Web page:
Neutral Corner - August 2003

NASD Proposes Perino Report Amendments

 

On June 12, 2003, NASD filed with the Securities and Exchange Commission (SEC) a proposal that will amend NASD Rules 10308 and 10312 (File No. SR-NASD-2003-95).

 

The proposal will do three primary things. First, to help ensure that persons with significant connections to the securities industry do not serve as public arbitrators at this forum, it changes the NASD Code of Arbitration Procedure (Code) definitions of public and non-public arbitrators. Second, to help promote public confidence that all challenges for cause to arbitrators are granted or denied on the same basis, it incorporates into the Code the standard for making these determinations presently contained in the Securities Industry Conference for Arbitration (SICA) Arbitrator's Manual. Third, the proposal conforms Code language to NASD practice by making clear that arbitrator disclosure obligations are indeed mandatory.

 

The proposed amendments seek to implement recommendations contained in or otherwise consistent with Professor Michael A. Perino's November 2002 Report to the Securities and Exchange Commission Regarding Arbitrator Conflict Disclosure Requirements in NASD and NYSE Securities Arbitrations (Perino Report).

 

Professor Perino, an Associate Professor at St. John's University School of Law, was asked by the SEC to determine whether current NASD and New York Stock Exchange (NYSE) arbitrator disclosure requirements should be conformed to any of the California Judicial Council ethical and disclosure standards for arbitrators (California Standards).

 

The Perino Report concluded that the California Standards would not benefit arbitrating parties if NASD, the NYSE or other self-regulatory organizations (SRO) sponsoring securities arbitration adopted them. It did, however, recommend several amendments relating to arbitrator classification and disclosure rules to help enhance investor belief that NASD and other SRO arbitrations are fair. As stated earlier, these Perino Report recommendations are included in this rule proposal.


NASD Expands Pilot California Waiver Rule

 

On July 14, 2003, NASD extended the application of this pilot rule to provide that if any customer or any associated person with a claim against a member or another associated person, signs a waiver of the contested California Standards, all industry respondents in that matter will be deemed to have waived the application of these standards. Until this extension, the rule initially applied to customers and to associated persons with claims of statutory employment discrimination. The amended pilot rule applies to claims against all industry respondents, including terminated member firms and associated persons. The pilot rule is effective until September 30, 2003.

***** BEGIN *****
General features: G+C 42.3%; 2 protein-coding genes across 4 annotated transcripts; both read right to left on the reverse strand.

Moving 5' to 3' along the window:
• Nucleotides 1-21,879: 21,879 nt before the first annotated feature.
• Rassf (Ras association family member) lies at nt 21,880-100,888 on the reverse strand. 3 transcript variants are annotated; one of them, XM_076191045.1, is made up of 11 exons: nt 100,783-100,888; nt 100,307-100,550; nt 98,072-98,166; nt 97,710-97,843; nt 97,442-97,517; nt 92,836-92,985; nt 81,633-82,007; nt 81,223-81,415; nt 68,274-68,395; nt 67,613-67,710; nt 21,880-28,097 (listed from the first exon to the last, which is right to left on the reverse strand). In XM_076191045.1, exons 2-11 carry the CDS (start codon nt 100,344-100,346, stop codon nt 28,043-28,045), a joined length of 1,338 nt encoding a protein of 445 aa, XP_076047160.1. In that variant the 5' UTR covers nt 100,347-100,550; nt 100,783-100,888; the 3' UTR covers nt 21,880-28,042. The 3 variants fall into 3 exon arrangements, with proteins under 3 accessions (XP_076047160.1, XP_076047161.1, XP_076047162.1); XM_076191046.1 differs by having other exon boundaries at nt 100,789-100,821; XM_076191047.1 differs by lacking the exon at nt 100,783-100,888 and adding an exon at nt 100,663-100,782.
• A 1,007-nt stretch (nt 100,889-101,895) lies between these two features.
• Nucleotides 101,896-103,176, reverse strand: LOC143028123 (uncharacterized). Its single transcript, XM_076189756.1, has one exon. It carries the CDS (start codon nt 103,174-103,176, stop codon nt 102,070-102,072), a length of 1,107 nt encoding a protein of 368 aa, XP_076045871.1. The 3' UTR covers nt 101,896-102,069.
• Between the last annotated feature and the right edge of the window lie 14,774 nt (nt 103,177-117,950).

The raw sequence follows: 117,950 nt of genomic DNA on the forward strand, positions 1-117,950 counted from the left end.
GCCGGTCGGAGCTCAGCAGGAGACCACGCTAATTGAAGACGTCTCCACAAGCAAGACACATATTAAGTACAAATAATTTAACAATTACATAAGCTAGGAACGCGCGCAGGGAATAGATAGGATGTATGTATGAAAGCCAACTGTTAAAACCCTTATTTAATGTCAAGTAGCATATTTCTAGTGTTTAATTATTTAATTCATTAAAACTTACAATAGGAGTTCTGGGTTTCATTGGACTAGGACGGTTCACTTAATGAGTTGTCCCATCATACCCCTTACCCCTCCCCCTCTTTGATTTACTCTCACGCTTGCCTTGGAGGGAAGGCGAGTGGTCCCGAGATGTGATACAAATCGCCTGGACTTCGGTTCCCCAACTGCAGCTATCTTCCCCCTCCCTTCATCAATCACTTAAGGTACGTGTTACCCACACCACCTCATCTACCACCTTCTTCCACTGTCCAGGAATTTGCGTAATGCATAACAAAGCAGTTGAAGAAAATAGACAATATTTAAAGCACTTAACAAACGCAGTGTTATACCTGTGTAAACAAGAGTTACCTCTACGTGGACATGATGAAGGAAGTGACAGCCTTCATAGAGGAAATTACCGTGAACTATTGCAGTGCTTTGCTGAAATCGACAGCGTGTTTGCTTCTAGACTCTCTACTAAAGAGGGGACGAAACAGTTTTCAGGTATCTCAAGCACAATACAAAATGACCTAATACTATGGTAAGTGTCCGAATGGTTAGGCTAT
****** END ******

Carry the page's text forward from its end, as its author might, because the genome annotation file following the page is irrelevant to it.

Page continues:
To read more about the California Standards in this newsletter, see the August 2002, October 2002, April 2003, and June 2003 editions of The Neutral Corner.


Global Settlement & Investor Options at NASD Dispute Resolution

 

As a result of regulatory investigations, on April 28, 2003, NASD, the SEC, the NYSE, the National Association of State Securities Administrators (NASAA), and the New York State Attorney General announced the final terms of a settlement involving alleged conflicts of interest at brokerage firms between securities research and investment banking (Global Settlement).

 

Ten of the nation's largest investment firms agreed, as part of the Global Settlement, to pay $1.4 billion—part of which would be used to compensate damaged investors through a distribution process overseen by the SEC. According to the settlement, investors who are entitled to receive payments also may pursue other remedies, including arbitration and mediation.

 

Consequently, NASD arbitrators should be alert to the following:

  • Investors may elect to bring claims based on the Global Settlement.
  • Some investors may already have arbitrations in progress against the firms that were part of the Global Settlement. After balancing the interests of investors in pursuing these claims against any possible disadvantage to the other parties, arbitrators may wish to consider granting investors' motions either:

a.  To amend their pleadings to include allegations based on the Global Settlement; or

b.  To dismiss their cases "without prejudice" in order to permit them to refile (after taking into consideration potential statute of limitations issues with a dismissal).

 

In a given case, the panel may decide that the arbitration has progressed too far to amend the claim or to dismiss it without causing harm to the other parties. In such a case, the investor would need to file a new claim if he or she wanted to pursue the allegations based on the Global Settlement. It may be helpful for the panel to provide a brief statement of their reasoning in denying a motion to amend or dismiss the case, so that the investor can respond to possible arguments by the respondents that such claims should have been raised in the prior proceeding.

 

In view of the preceding, NASD neutrals should review the June 18, 2003 Notice to Investors regarding the Global Settlement and options for seeking compensation through NASD Dispute Resolution.


Proposal to Amend NASD Rule 10304

 

In June 2003, NASD filed a proposal with the SEC that would clarify NASD Rule 10304—the eligibility rule. NASD Rule 10304 contains the six-year time limitation for the submission of claims to NASD arbitration (File No. SR-NASD-2003-101).